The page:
‘We’re ready,’ says soldier on Lebanon border
Amid reports of reinforcements being sent to the northern border, Israel Defense Forces (IDF) Company Leader Roy Rizel, 31, who oversees three platoons in the Golani Brigade stationed on Israel’s Lebanon border, says his soldiers have long been prepared for this mission.
While the media’s attention remains widely focused on the south of Israel where the country continues fighting Hamas in Gaza, soldiers on the northern front are determined to curtail the serious threat posed by Hezbollah. Many are led by Rizel, who began and completed his military service in the Golani Brigade, one of the IDF’s most decorated infantry units. Today he serves in the brigade as a company leader, heading up three platoons.
After being drafted to the brigade in 2011, Rizel did a commander and officer course and commanded his first in platoon in Gaza in 2014, which gave him the combat experience on which he currently draws. Once discharged, he was drafted in the Golani Brigade’s Reserves Unit. “Our mission is mainly linked to the Lebanese border,” he says. “We’ve been prepared for this for a long time.”
On 7 October, while home in central Israel, Rizel and his family heard the Iron Dome missile defence system kick into gear. “It felt different because there were hundreds of missiles,” he recalls. “I immediately realised that something had happened and by 07:30, I’d already seen the videos of Hamas’s trucks and I told my wife that we were in a war. About an hour later, I got the call to draft my entire company of soldiers and move as fast as we could to our unit in the north. By 20:00, we were all on the border, in our gear, and armed with our guns.”
Rizel says Hezbollah was already on the border when they arrived. “We managed to make massive progress and caused losses to the enemy in the first few days,” he says. “Afterwards, Hezbollah stepped back, which gave us time to spread all over the border in the surrounding kibbutzim and between the villages. Now we’re maintaining a kind of silent war with them every day – they’re shooting missiles at our antennas and bases, and we’re shooting back at them.”
They had, in fact, anticipated an attack from the northern border rather than from the south, when the Hamas massacre took place on 7 October, Rizel says. Though Hezbollah’s involvement remains in question, the fact that Israeli troops arrived at the Lebanon border within hours of the attacks made them rethink any intention of capitalising on the resulting chaos.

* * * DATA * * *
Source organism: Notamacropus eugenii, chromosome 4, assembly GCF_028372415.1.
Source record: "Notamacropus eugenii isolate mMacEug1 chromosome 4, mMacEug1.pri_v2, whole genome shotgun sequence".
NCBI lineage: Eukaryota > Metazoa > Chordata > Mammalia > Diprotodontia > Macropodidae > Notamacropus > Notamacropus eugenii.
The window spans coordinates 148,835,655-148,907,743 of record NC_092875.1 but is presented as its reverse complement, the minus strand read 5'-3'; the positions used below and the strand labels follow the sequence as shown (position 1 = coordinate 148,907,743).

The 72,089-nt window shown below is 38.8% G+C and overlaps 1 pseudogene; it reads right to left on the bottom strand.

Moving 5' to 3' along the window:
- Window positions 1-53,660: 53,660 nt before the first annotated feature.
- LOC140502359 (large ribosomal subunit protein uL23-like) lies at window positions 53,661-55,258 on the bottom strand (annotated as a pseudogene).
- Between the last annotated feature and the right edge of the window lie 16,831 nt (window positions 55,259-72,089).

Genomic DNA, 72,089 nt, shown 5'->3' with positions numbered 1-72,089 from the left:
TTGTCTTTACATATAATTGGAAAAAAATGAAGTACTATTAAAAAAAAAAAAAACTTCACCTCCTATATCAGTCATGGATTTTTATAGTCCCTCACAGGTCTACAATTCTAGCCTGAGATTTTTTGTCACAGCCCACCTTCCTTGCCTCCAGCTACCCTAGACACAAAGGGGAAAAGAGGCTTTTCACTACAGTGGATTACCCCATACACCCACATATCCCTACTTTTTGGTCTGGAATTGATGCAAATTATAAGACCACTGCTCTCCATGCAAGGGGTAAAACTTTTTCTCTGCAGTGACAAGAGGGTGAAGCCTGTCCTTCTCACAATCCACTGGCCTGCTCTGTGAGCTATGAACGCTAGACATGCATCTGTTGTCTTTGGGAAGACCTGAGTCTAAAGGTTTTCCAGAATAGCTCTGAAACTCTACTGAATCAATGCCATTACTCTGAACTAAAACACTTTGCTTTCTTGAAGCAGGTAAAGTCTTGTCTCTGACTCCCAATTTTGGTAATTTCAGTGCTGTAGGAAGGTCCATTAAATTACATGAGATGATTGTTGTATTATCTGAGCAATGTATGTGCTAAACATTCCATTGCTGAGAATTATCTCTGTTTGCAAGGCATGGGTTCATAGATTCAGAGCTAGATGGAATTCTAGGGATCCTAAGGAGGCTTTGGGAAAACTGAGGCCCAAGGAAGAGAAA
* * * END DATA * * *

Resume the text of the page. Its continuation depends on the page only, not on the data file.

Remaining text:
“People aren’t aware how much we prepared for this,” Rizel says. “The training that we’ve done for the past 10 years was aimed at the northern border, at the possibility of Hezbollah units crossing here and targeting nearby Israeli settlements. We also have many outposts near the border that the enemy is unaware of.”
Rizel talks of the difficulties of being away from his wife and two children, aged six and eight, for so long, and reuniting with them only for brief visits. “For the first month, it was clear why it was so important, why I had to do this and be away, but now it’s been more than 120 days, so my kids are starting to question it. Every time I leave, it’s hard on them. My youngest started first grade just before 7 October, and I didn’t take part in any of his school events.”
Yet he remains driven by his mission. He’s also committed to keeping up the morale of his soldiers. “I’m trying to give them as much leave as I can, which isn’t a lot,” he says. He managed recently to arrange a get together with soldiers and their families at a kibbutz in central Israel.
Overseeing a company of soldiers who are reservists and have to be away from their families, jobs, or businesses is challenging, Rizel says. “Even I work a regular, boring day job, I’m a programmer, which is very different to what I’m doing here.” Everything has stopped for his men, he says. “Some have got caught up in debt, so we help them with funds and are working with the authorities to ensure that they don’t take on any damages.”
Operating in cold and mountainous conditions with gear not designed for such terrain can also be challenging. Yet, says Rizel, with his men having served in the brigade before, they are familiar with the region and know how to handle the cold. They find solutions including a generator used to provide heat in an open field beneath the trees where many are deployed by the border.
“At first, we had a hard time getting ammunition because most of the supplies went to the south, but it was quickly corrected by the army after we got drafted,” says Rizel. “Ever since, we’ve become only stronger. We’re trying to find creative answers to challenges – like finding gear that will allow us to carry heavier weights. The army helps us as much as it can. Though most of the funds are going to the south for now, we can see that the centre of the war is starting to shift to the north. Everybody here knows that the main threat is Hezbollah.”
Though Rizel says soldiers sometimes find international condemnation upsetting, they are clear about who they are, and who they’re up against. “We know who our enemy is, we know that they don’t want to talk about peace. I don’t even think that the land matters to them, they mostly want to hurt us, our children, our families, and our friends because we’re free Jews in Israel.
“They aren’t looking for compassion, patience, or any peace at all, not from the south or the north, and we’re prepared for that. It’s a shame that there are some forces in the world that can’t acknowledge that, but the future will tell the story.”